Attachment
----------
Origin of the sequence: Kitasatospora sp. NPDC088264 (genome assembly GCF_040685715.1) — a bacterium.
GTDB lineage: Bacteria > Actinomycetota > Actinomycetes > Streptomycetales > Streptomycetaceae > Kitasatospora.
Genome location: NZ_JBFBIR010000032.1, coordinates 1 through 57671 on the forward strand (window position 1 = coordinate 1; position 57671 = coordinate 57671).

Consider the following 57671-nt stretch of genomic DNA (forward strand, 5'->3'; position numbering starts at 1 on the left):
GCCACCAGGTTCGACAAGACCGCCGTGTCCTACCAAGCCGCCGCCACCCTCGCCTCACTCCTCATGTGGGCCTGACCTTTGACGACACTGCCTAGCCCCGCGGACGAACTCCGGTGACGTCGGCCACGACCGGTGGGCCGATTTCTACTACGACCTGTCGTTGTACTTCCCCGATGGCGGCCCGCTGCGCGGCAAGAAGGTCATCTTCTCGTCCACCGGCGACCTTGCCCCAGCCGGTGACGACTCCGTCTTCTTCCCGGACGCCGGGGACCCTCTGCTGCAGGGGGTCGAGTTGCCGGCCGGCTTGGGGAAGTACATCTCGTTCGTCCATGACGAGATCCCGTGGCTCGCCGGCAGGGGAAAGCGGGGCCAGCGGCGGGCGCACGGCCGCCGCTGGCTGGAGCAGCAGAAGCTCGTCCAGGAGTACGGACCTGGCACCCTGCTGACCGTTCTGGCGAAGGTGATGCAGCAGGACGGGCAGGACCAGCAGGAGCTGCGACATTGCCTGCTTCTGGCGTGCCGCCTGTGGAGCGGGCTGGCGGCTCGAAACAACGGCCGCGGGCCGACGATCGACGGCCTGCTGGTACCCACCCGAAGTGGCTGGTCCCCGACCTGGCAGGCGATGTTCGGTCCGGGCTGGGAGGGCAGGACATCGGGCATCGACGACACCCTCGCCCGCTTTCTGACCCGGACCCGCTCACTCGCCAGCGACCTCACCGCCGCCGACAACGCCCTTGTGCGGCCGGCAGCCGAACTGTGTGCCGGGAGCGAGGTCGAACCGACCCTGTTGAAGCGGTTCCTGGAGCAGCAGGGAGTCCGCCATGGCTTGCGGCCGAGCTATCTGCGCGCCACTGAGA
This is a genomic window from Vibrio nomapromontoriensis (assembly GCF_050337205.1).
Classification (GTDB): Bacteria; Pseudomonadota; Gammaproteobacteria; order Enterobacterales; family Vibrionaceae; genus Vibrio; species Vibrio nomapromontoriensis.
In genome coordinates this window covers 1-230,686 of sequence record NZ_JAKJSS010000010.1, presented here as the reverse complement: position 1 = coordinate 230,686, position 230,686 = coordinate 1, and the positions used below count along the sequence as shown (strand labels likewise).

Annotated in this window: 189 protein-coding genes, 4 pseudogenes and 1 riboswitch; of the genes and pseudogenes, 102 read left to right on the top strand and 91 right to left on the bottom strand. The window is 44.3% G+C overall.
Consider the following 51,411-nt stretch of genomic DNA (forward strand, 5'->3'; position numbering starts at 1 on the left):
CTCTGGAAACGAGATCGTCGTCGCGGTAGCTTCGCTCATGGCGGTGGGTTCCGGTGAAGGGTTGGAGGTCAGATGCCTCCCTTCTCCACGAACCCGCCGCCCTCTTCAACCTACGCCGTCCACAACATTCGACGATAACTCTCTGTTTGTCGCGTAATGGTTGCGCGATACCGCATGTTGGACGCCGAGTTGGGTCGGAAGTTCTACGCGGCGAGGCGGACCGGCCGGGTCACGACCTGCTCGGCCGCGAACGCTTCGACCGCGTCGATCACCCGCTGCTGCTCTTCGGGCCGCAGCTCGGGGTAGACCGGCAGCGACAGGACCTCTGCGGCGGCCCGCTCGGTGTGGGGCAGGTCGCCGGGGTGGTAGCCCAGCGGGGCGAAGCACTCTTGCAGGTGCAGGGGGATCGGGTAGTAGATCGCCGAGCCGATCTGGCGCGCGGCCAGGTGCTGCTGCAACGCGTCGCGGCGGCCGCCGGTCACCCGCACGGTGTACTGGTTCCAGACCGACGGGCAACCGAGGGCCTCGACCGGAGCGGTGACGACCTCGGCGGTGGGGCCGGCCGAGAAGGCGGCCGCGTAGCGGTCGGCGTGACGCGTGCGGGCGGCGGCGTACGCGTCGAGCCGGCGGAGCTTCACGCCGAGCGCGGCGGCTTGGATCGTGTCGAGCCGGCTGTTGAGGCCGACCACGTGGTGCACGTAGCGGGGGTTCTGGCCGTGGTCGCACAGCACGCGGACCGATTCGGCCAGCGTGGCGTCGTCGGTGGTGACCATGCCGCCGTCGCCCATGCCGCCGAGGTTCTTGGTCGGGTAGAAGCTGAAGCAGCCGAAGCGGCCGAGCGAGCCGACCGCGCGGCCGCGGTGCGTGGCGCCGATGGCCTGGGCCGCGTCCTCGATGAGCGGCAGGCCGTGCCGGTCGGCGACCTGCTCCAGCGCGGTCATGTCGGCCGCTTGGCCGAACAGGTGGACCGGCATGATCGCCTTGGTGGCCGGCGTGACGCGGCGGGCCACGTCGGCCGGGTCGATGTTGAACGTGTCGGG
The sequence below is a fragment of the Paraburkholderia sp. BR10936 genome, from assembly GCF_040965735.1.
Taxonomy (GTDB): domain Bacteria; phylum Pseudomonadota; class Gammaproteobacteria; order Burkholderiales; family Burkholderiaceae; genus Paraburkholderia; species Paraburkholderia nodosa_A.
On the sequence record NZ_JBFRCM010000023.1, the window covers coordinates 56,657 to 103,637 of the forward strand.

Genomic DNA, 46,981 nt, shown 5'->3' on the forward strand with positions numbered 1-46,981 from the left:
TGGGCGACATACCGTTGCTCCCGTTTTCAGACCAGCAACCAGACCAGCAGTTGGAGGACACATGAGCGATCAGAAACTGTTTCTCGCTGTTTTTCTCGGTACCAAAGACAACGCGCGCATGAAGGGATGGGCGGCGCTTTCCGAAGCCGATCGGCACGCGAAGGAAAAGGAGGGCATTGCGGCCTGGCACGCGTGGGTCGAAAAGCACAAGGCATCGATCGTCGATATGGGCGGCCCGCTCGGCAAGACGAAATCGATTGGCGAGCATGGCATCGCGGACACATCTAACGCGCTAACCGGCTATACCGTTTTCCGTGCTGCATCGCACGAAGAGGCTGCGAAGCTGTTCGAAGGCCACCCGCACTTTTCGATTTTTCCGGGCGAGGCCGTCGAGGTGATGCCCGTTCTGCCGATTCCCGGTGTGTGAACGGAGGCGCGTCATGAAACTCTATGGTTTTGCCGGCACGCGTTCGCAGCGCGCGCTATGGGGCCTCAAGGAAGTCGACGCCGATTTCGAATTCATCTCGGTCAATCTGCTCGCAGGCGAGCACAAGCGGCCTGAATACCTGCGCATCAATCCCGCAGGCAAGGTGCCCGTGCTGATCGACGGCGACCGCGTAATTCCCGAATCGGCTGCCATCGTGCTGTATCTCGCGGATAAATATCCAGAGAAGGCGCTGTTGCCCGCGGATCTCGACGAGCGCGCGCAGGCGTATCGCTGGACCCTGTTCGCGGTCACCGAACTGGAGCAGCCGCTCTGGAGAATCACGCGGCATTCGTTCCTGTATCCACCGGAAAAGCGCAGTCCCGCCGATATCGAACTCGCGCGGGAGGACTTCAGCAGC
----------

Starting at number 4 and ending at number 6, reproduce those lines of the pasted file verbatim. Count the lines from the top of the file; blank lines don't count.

Consider the following 57671-nt stretch of genomic DNA (forward strand, 5'->3'; position numbering starts at 1 on the left):
GCCACCAGGTTCGACAAGACCGCCGTGTCCTACCAAGCCGCCGCCACCCTCGCCTCACTCCTCATGTGGGCCTGACCTTTGACGACACTGCCTAGCCCCGCGGACGAACTCCGGTGACGTCGGCCACGACCGGTGGGCCGATTTCTACTACGACCTGTCGTTGTACTTCCCCGATGGCGGCCCGCTGCGCGGCAAGAAGGTCATCTTCTCGTCCACCGGCGACCTTGCCCCAGCCGGTGACGACTCCGTCTTCTTCCCGGACGCCGGGGACCCTCTGCTGCAGGGGGTCGAGTTGCCGGCCGGCTTGGGGAAGTACATCTCGTTCGTCCATGACGAGATCCCGTGGCTCGCCGGCAGGGGAAAGCGGGGCCAGCGGCGGGCGCACGGCCGCCGCTGGCTGGAGCAGCAGAAGCTCGTCCAGGAGTACGGACCTGGCACCCTGCTGACCGTTCTGGCGAAGGTGATGCAGCAGGACGGGCAGGACCAGCAGGAGCTGCGACATTGCCTGCTTCTGGCGTGCCGCCTGTGGAGCGGGCTGGCGGCTCGAAACAACGGCCGCGGGCCGACGATCGACGGCCTGCTGGTACCCACCCGAAGTGGCTGGTCCCCGACCTGGCAGGCGATGTTCGGTCCGGGCTGGGAGGGCAGGACATCGGGCATCGACGACACCCTCGCCCGCTTTCTGACCCGGACCCGCTCACTCGCCAGCGACCTCACCGCCGCCGACAACGCCCTTGTGCGGCCGGCAGCCGAACTGTGTGCCGGGAGCGAGGTCGAACCGACCCTGTTGAAGCGGTTCCTGGAGCAGCAGGGAGTCCGCCATGGCTTGCGGCCGAGCTATCTGCGCGCCACTGAGA
This is a genomic window from Vibrio nomapromontoriensis (assembly GCF_050337205.1).